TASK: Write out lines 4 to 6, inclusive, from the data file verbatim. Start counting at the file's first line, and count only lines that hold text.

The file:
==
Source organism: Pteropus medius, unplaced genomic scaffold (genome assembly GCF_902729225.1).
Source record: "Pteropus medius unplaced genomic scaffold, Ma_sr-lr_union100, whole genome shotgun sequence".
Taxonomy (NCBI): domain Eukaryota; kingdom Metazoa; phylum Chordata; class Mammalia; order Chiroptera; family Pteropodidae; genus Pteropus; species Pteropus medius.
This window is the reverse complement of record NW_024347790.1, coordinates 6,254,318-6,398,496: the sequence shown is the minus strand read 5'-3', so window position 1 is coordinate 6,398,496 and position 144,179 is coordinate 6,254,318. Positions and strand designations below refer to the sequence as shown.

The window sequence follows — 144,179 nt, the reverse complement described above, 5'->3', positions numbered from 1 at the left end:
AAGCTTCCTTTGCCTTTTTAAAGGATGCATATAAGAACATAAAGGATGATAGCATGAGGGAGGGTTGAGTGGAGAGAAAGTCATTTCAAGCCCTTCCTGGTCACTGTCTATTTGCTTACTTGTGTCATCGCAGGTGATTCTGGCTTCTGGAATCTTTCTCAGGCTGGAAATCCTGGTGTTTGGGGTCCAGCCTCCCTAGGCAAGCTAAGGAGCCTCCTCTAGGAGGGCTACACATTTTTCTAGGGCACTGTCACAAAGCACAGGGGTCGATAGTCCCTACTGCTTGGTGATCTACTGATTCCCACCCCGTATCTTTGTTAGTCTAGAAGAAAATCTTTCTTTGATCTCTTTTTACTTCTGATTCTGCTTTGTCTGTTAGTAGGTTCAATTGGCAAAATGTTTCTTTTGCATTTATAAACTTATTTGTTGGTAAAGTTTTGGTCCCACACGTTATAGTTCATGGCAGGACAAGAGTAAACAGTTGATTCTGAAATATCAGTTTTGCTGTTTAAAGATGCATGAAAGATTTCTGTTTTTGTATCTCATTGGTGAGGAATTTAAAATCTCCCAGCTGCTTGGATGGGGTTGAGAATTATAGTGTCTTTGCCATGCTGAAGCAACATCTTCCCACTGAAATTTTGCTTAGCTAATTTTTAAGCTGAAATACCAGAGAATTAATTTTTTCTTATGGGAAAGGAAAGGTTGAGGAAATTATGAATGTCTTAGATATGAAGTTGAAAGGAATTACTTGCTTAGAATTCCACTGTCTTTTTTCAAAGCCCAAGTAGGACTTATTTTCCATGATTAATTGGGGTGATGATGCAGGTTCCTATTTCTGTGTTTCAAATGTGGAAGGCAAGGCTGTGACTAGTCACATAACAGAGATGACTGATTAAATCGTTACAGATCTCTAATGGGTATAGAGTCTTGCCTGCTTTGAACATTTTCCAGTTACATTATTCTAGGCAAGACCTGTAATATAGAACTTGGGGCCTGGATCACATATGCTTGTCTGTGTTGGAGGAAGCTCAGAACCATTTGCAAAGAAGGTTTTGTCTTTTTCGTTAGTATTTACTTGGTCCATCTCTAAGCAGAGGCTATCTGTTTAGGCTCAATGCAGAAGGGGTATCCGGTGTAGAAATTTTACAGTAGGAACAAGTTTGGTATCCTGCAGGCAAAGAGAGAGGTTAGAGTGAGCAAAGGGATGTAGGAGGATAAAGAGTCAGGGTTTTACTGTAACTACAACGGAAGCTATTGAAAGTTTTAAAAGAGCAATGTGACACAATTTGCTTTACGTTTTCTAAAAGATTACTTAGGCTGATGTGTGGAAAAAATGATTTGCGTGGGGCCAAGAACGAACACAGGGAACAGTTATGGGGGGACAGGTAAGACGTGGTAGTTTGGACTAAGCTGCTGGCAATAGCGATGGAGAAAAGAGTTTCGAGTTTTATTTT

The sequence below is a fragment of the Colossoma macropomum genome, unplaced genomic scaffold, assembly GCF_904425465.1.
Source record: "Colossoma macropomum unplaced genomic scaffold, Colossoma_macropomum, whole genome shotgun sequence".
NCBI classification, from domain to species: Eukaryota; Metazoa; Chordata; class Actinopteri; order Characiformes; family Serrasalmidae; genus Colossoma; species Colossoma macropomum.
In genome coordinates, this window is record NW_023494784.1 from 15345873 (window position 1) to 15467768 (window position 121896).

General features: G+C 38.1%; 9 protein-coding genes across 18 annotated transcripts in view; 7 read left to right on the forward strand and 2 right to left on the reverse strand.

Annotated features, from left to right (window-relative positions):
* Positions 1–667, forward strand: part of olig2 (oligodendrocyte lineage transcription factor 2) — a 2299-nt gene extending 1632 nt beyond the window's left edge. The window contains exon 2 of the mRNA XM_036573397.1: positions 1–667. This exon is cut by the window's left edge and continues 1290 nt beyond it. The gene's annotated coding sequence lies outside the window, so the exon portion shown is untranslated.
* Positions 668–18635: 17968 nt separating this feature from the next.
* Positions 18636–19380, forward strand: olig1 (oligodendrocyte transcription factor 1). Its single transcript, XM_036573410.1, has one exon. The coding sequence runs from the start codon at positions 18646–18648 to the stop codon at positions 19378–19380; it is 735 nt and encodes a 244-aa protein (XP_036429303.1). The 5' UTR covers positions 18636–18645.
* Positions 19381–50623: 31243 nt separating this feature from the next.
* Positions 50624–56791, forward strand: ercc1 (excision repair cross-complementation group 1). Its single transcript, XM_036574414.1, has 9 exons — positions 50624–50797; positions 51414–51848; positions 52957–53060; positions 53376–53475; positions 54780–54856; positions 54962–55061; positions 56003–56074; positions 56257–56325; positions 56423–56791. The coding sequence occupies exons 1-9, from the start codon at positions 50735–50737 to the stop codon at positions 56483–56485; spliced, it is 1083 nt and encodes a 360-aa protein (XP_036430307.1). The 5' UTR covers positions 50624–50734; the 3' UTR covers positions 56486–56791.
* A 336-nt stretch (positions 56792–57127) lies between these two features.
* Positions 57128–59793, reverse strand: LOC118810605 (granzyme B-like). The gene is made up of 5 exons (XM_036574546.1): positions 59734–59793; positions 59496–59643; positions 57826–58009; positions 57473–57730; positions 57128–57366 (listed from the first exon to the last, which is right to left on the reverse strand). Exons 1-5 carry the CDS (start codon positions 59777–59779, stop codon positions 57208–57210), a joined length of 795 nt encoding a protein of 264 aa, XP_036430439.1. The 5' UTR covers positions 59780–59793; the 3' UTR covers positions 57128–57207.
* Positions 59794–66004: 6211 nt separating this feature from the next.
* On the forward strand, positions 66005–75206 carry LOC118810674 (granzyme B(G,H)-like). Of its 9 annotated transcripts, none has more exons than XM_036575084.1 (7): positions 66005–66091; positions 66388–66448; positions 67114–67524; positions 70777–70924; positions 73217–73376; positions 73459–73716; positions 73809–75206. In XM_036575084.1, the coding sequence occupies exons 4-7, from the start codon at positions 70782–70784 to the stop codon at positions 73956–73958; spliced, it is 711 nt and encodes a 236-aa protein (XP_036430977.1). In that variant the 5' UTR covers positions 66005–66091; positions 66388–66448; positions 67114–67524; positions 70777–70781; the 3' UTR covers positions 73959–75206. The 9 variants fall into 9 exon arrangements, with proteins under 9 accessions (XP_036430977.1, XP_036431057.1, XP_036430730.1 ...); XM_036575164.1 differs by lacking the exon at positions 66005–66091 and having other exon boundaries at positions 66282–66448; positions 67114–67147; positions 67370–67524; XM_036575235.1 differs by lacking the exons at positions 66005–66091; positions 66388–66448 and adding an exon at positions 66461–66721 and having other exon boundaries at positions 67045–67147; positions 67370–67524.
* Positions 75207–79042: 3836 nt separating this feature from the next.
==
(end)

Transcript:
This window is the reverse complement of record NW_024347790.1, coordinates 6,254,318-6,398,496: the sequence shown is the minus strand read 5'-3', so window position 1 is coordinate 6,398,496 and position 144,179 is coordinate 6,254,318. Positions and strand designations below refer to the sequence as shown.

The window sequence follows — 144,179 nt, the reverse complement described above, 5'->3', positions numbered from 1 at the left end:
AAGCTTCCTTTGCCTTTTTAAAGGATGCATATAAGAACATAAAGGATGATAGCATGAGGGAGGGTTGAGTGGAGAGAAAGTCATTTCAAGCCCTTCCTGGTCACTGTCTATTTGCTTACTTGTGTCATCGCAGGTGATTCTGGCTTCTGGAATCTTTCTCAGGCTGGAAATCCTGGTGTTTGGGGTCCAGCCTCCCTAGGCAAGCTAAGGAGCCTCCTCTAGGAGGGCTACACATTTTTCTAGGGCACTGTCACAAAGCACAGGGGTCGATAGTCCCTACTGCTTGGTGATCTACTGATTCCCACCCCGTATCTTTGTTAGTCTAGAAGAAAATCTTTCTTTGATCTCTTTTTACTTCTGATTCTGCTTTGTCTGTTAGTAGGTTCAATTGGCAAAATGTTTCTTTTGCATTTATAAACTTATTTGTTGGTAAAGTTTTGGTCCCACACGTTATAGTTCATGGCAGGACAAGAGTAAACAGTTGATTCTGAAATATCAGTTTTGCTGTTTAAAGATGCATGAAAGATTTCTGTTTTTGTATCTCATTGGTGAGGAATTTAAAATCTCCCAGCTGCTTGGATGGGGTTGAGAATTATAGTGTCTTTGCCATGCTGAAGCAACATCTTCCCACTGAAATTTTGCTTAGCTAATTTTTAAGCTGAAATACCAGAGAATTAATTTTTTCTTATGGGAAAGGAAAGGTTGAGGAAATTATGAATGTCTTAGATATGAAGTTGAAAGGAATTACTTGCTTAGAATTCCACTGTCTTTTTTCAAAGCCCAAGTAGGACTTATTTTCCATGATTAATTGGGGTGATGATGCAGGTTCCTATTTCTGTGTTTCAAATGTGGAAGGCAAGGCTGTGACTAGTCACATAACAGAGATGACTGATTAAATCGTTACAGATCTCTAATGGGTATAGAGTCTTGCCTGCTTTGAACATTTTCCAGTTACATTATTCTAGGCAAGACCTGTAATATAGAACTTGGGGCCTGGATCACATATGCTTGTCTGTGTTGGAGGAAGCTCAGAACCATTTGCAAAGAAGGTTTTGTCTTTTTCGTTAGTATTTACTTGGTCCATCTCTAAGCAGAGGCTATCTGTTTAGGCTCAATGCAGAAGGGGTATCCGGTGTAGAAATTTTACAGTAGGAACAAGTTTGGTATCCTGCAGGCAAAGAGAGAGGTTAGAGTGAGCAAAGGGATGTAGGAGGATAAAGAGTCAGGGTTTTACTGTAACTACAACGGAAGCTATTGAAAGTTTTAAAAGAGCAATGTGACACAATTTGCTTTACGTTTTCTAAAAGATTACTTAGGCTGATGTGTGGAAAAAATGATTTGCGTGGGGCCAAGAACGAACACAGGGAACAGTTATGGGGGGACAGGTAAGACGTGGTAGTTTGGACTAAGCTGCTGGCAATAGCGATGGAGAAAAGAGTTTCGAGTTTTATTTT